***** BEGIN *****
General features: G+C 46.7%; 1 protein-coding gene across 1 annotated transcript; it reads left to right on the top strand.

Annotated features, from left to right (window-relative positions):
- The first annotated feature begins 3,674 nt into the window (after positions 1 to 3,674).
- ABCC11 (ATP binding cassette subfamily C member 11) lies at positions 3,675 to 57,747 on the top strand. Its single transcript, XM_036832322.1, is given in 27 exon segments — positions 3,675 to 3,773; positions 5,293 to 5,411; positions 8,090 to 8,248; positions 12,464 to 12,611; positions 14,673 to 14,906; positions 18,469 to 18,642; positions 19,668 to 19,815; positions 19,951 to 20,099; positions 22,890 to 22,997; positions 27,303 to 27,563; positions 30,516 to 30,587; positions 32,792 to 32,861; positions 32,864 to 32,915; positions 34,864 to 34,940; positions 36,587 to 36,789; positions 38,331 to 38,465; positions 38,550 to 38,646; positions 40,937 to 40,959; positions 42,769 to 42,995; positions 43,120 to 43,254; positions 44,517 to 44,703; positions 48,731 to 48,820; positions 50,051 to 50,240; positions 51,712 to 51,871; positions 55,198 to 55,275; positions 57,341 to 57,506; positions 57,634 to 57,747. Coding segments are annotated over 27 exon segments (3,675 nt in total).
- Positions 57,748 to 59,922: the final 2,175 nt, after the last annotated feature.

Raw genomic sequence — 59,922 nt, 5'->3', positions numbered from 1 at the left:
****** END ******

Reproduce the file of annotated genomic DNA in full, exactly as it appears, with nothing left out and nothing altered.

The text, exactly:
General features: G+C 46.7%; 1 protein-coding gene across 1 annotated transcript; it reads left to right on the top strand.

Annotated features, from left to right (window-relative positions):
- The first annotated feature begins 3,674 nt into the window (after positions 1 to 3,674).
- ABCC11 (ATP binding cassette subfamily C member 11) lies at positions 3,675 to 57,747 on the top strand. Its single transcript, XM_036832322.1, is given in 27 exon segments — positions 3,675 to 3,773; positions 5,293 to 5,411; positions 8,090 to 8,248; positions 12,464 to 12,611; positions 14,673 to 14,906; positions 18,469 to 18,642; positions 19,668 to 19,815; positions 19,951 to 20,099; positions 22,890 to 22,997; positions 27,303 to 27,563; positions 30,516 to 30,587; positions 32,792 to 32,861; positions 32,864 to 32,915; positions 34,864 to 34,940; positions 36,587 to 36,789; positions 38,331 to 38,465; positions 38,550 to 38,646; positions 40,937 to 40,959; positions 42,769 to 42,995; positions 43,120 to 43,254; positions 44,517 to 44,703; positions 48,731 to 48,820; positions 50,051 to 50,240; positions 51,712 to 51,871; positions 55,198 to 55,275; positions 57,341 to 57,506; positions 57,634 to 57,747. Coding segments are annotated over 27 exon segments (3,675 nt in total).
- Positions 57,748 to 59,922: the final 2,175 nt, after the last annotated feature.

Raw genomic sequence — 59,922 nt, 5'->3', positions numbered from 1 at the left: